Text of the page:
PARIS — Salah Abdeslam, a key suspect in the terrorist attacks in Paris in November, was handed over to French authorities Wednesday to stand trial in the coming months in a case that could shed further light on Islamist militant recruitment and networks in Europe.
After appearing before investigative judges Wednesday afternoon, Abdeslam faces charges of terrorist murder and possession and use of weapons and bombs, according to Frank Berton, his French attorney. Jean-Jacques Urvoas, the French justice minister, announced that Abdeslam would be held in solitary confinement in a maximum-security prison near Paris.
Although complete details of his role in the November attacks remain unclear, Abdeslam is suspected to have been among the logistical planners, organizing the hotel rooms and rental cars that facilitated the bloodiest massacre on French soil since World War II.
Abdeslam, a 26-year-old Belgian citizen of Moroccan descent, was arrested in the Brussels district of Molenbeek on March 18 after having eluded authorities in Belgium and France since the Nov. 13 attacks, which killed 130 people. He was apprehended just a short distance from his childhood home, four months after the attacks.
His capture came just four days before the March 22 bombings at Brussels’s international airport and one of the city’s metro stations that left 32 people dead and hundreds injured.
Since his arrest, Abdeslam had been detained in a prison in northern Belgium. His transfer to France follows a European arrest warrant that was issued immediately after his capture.
Abdeslam’s arrest was a watershed moment in the ongoing investigation into a cell of largely European-born jihadists who are thought to have orchestrated the Paris and Brussels attacks. Authorities believe these militants were inspired by the Islamic State and used their European citizenship to ease their way across borders and other potential checks.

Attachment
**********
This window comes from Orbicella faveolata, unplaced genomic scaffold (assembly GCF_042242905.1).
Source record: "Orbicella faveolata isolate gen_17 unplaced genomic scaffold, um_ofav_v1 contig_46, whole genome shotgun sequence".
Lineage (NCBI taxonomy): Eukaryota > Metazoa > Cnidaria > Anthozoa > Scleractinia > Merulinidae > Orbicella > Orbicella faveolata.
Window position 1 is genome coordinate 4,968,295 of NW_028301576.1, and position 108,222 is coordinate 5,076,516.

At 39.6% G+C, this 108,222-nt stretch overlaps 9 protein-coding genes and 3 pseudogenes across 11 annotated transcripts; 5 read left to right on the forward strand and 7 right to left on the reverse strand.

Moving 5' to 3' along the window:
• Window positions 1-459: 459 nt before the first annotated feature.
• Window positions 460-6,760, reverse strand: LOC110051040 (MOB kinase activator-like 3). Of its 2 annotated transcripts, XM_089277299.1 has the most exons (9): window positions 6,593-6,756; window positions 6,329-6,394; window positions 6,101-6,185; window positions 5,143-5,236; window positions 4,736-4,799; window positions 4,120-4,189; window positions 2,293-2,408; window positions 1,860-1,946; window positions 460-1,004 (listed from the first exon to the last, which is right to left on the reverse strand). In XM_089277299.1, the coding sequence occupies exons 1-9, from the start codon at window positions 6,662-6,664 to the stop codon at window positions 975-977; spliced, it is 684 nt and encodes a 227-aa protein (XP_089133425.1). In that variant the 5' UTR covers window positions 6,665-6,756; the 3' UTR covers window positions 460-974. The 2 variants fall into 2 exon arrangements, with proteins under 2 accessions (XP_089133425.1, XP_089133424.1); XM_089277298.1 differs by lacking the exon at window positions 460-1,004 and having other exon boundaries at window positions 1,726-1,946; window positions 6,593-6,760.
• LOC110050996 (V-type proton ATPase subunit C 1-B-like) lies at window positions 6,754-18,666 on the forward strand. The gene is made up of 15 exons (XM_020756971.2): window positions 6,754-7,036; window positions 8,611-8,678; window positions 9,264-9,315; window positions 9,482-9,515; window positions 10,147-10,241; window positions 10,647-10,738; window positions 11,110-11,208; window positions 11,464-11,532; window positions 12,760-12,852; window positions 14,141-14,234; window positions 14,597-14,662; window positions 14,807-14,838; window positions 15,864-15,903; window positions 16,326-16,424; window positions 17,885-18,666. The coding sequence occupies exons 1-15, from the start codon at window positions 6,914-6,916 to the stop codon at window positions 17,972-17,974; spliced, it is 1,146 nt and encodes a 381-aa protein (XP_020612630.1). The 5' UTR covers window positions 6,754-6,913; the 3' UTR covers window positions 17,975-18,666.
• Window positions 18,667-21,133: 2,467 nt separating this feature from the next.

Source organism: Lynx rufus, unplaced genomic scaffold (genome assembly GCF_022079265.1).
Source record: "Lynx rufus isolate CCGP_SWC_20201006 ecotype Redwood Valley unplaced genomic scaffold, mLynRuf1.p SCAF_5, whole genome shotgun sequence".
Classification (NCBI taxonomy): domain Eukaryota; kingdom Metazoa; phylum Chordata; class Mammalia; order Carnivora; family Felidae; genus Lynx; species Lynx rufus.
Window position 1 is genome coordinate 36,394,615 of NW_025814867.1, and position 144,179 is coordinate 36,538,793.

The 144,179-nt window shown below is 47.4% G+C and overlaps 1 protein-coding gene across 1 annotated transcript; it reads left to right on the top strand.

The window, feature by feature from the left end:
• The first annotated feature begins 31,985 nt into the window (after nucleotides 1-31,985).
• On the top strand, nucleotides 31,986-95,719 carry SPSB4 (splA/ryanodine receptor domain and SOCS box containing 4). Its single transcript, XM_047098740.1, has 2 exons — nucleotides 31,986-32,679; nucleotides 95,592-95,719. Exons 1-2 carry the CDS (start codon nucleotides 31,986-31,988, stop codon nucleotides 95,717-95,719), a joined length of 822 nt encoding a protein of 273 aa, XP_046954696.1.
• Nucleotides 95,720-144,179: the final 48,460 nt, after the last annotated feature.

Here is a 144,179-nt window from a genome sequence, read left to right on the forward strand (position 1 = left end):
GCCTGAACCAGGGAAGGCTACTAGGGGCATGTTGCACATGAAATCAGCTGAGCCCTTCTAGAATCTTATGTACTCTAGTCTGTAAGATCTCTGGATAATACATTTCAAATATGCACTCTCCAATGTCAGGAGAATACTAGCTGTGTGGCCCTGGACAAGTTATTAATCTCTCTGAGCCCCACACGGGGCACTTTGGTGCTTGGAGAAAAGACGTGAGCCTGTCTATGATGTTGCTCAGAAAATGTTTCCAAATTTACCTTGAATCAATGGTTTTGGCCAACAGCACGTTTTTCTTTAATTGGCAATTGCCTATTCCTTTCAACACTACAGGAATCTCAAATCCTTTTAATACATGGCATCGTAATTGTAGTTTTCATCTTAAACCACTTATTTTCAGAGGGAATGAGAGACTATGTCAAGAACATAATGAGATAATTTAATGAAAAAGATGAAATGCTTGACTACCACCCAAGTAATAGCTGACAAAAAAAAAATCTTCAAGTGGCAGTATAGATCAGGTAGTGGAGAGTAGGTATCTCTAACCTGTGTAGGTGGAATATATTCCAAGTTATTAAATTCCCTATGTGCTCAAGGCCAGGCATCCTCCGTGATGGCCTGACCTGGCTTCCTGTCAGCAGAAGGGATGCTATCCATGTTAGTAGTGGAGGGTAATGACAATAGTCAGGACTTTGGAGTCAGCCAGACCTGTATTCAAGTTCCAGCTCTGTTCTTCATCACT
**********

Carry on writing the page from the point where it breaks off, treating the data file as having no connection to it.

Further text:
But Abdeslam's capture was also a plot point in the evolving terrorist activities of the Brussels-based cell. The group had initially planned a second attack in France, officials believe, but opted to strike in Brussels as counterterrorism units closed in.
In recent weeks, links between the Paris and Brussels attacks have become increasingly clear, with significant crossover between the suspects in each attack.
Najim Laachraoui, 24, identified as one of the two suicide bombers at Brussels Airport, is also suspected of having made the bombs used in the Paris attacks.
Similarly, Mohamed Abrini, 31, the “man in the hat” depicted in surveillance footage at the airport minutes before the attacks, had also been caught on camera driving Abdeslam across the French-Belgian border in the days before the November Paris attacks.
Belgian authorities arrested Abrini earlier this month.
The extent to which the cell of terrorists remains active remains unclear, although much of Europe remains on highest alert.
Last week, French officials proposed extending the national state of emergency enacted after the November attacks through the summer, which would cover the Euro 2016 soccer tournament as well as the Tour de France bicycle race.
Abdeslam’s forthcoming trial could provide an opportunity for authorities to learn more about plans that still may be in the works.
“He probably knows a lot about who might carry out other attacks in Europe,” said Jean-Charles Brisard, the head of the French Center for the Analysis of Terrorism. “What he might say could really be crucial to foil other plots in Europe in the coming weeks or months.”
Daniela Deane in London contributed to this report.